"The author, Professor Y. Karunadasa, is the ideal person to write such a work. He is perhaps the most erudite Sri Lankan scholar of Abhidhamma who combines breadth of learning with fluency in the English language. He is acquainted with almost the entire body of Abhidhamma literature in both Pali and Sinhala, as well as by contemporary Sri Lankan expositors of Abhidhamma. He knows the Sarvastivada Abhidharma and thus can draw comparisons between the Theravadin and Sarvastivadin systems.
This volume contains over 200 similes, allegories, parables, fables and other illustrative stories and anecdotes found in the Pali Buddhist texts and said to have been employed, either by the Buddha himself or his followers, to convey religious and ethical lessons and the lessons of common sense. The book should prove to be of interest to children and its contents should also prove thought provoking to the profoundest philosopher.
By Narendra Nath Bhattacharyya, a leading specialist on Buddhism and Tantric Hinduism, historical overview of the cultural milieu that produced Buddhism in India, its interaction with other religious traditions.
This much-anticipated volume contains a full translation from the Pali of the Anguttara Nikaya, the fourth collection of the canonical discourses of the Buddha. The primary focus of the Anguttara Nikaya is practice, which it treats from a wide-angle perspective, advancing from basic ethical observances, through the pillars of mind training, to the highest meditative attainments. The Anguttara is also distinguished among the Nikayas by its interest in types of persons, which it describes in detail and with memorable similes.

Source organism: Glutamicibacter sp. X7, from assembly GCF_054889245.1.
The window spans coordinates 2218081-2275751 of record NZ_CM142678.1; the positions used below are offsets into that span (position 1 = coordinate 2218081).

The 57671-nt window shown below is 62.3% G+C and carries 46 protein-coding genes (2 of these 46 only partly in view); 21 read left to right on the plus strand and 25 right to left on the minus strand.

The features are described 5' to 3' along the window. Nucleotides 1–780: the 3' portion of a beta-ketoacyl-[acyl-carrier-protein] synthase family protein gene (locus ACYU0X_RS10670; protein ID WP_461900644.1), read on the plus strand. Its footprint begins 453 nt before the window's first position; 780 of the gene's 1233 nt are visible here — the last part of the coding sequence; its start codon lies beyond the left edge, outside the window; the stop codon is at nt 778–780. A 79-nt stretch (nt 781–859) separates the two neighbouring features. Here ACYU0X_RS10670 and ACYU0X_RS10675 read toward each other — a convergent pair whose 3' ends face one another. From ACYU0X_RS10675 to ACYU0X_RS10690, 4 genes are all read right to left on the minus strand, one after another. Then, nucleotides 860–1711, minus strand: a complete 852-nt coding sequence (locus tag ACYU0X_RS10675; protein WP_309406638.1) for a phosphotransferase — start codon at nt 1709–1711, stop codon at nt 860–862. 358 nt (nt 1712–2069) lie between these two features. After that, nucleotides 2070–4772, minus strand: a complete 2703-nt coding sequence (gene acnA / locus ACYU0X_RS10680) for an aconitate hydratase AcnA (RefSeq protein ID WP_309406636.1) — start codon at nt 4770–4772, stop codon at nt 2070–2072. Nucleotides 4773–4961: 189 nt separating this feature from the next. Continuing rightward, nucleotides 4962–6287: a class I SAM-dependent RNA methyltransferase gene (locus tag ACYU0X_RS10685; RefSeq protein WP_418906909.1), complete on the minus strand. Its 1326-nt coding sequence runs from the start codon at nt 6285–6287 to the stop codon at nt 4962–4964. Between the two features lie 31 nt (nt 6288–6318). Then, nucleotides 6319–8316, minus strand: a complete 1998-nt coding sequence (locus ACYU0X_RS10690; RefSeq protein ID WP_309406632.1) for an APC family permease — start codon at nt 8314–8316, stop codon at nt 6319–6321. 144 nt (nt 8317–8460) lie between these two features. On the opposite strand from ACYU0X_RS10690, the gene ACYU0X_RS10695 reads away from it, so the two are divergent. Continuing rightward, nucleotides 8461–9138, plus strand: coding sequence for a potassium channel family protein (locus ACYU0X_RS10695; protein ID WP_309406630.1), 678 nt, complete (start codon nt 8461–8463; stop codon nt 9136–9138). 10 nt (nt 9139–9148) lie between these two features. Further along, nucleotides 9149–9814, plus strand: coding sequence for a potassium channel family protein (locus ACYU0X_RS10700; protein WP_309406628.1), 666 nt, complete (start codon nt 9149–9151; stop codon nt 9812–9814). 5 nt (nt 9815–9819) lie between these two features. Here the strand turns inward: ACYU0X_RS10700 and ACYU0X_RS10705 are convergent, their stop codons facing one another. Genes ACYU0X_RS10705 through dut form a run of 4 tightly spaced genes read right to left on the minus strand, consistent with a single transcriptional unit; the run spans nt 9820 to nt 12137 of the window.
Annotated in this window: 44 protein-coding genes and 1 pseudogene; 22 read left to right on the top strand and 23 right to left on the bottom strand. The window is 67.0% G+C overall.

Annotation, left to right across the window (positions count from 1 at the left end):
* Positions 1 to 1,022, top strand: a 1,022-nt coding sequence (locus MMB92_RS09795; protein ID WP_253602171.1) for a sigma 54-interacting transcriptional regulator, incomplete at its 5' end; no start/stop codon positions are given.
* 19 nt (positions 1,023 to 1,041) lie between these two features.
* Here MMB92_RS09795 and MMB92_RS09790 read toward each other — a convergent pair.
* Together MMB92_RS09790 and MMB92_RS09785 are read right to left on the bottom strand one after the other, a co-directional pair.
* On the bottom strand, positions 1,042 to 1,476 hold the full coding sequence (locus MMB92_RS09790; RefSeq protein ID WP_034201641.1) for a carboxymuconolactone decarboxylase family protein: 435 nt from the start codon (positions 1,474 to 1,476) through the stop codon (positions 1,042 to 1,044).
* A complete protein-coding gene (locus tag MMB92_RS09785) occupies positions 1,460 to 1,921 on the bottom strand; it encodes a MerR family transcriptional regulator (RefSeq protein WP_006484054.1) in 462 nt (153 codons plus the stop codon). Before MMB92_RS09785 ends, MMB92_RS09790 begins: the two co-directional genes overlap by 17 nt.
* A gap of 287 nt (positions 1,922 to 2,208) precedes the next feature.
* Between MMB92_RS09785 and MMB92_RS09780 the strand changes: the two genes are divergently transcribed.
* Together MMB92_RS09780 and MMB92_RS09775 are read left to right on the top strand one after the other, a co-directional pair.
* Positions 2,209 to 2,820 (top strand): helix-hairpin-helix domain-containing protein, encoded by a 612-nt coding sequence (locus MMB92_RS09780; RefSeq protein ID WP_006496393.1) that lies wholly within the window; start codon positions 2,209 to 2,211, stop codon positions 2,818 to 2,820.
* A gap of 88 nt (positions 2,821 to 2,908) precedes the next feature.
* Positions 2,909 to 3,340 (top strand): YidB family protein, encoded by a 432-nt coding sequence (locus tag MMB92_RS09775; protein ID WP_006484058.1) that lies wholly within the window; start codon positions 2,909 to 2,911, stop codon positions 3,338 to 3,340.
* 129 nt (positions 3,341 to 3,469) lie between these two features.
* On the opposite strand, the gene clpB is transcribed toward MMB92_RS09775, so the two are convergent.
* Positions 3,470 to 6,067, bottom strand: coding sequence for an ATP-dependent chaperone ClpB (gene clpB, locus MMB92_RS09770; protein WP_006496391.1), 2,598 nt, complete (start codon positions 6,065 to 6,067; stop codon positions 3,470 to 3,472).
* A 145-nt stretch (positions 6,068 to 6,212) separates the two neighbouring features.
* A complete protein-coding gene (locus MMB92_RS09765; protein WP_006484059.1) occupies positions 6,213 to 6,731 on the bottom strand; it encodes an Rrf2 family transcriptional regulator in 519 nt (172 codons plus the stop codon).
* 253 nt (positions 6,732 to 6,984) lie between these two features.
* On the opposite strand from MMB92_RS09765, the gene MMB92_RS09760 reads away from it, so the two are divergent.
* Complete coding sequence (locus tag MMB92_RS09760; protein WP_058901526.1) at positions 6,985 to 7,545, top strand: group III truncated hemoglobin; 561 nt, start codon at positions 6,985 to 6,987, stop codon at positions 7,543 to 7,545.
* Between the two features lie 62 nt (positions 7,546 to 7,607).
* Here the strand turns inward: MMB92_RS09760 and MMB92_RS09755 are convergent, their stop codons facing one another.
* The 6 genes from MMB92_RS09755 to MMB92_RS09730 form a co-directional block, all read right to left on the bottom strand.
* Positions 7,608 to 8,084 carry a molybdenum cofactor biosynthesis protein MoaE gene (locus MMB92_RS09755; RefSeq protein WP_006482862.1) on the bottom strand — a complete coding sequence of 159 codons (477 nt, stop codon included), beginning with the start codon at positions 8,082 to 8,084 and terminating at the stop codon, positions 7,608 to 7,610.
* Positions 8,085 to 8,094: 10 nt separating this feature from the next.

The early Buddhist concept of mind is a subject that has not yet been satisfactorily studied by any modern scholar. The present Work of the writer is an attempt to fulfill that" need. His interest is to find satisfactory answers to his quest on the two questions. 'what is mind.' and 'what are its exhaustive functions" according to the teachings of the Buddha. The word of the Buddha is generally regarded to have been collected in the thirty-two volumes of the Tipitaka. But the Pali scholars of the West"aswell as of the East have been able to see t!lat all.
What does it take to be happy? We've all asked ourselves this question at some point, but few of us have found the path to lasting fulfillment. David Michie thought he had achieved his life's goals--the high-level job, the expensive city apartment, the luxury car, the great vacations--but a small voice was telling him he wasn't really happy. A chance remark from a naturopath sent him to his local Buddhist center. There he began the most important journey of his life. In this simple but beautifully written book, David Michie opens the door to the core teachings of Tibetan Buddhism.
Theravada Buddhism is practiced in Sri Lanka and throughout most of Southeast Asia. Introduced in the work in accessible language suitable to the undergraduate or gender reader. It surveys Theravadas basic teachings and contemporary practice in its traditional settings in South and Southeast Asia and discusses the current state of Theravada throughout the world.
Gary Gach is like that teacher you always wanted--easygoing, full of information, able to communicate in humorous and meaningful ways, and a little bit wacky. So he's the perfect author for The Complete Idiot's Guide to Understanding Buddhism. In this trademark easy-to-read format, Gach introduces us to a very human Buddha, along with the rules for living that make a Buddhist a Buddhist. In addition to the various kinds of meditation, he shows us how to meditate at meals and be aware of the interconnections in life.
This qualitative research is an attempt to examine the psychological connection to the central Buddhist teaching Dependent Origination through a deepened investigation into its psychological and practical aspects. This study further delves into the psychoanalysis of the third link, consciousness, revealing its active function that is related to almost all constituents of the law of causation, along with an evolving psychoanalysis of all mental phenomena.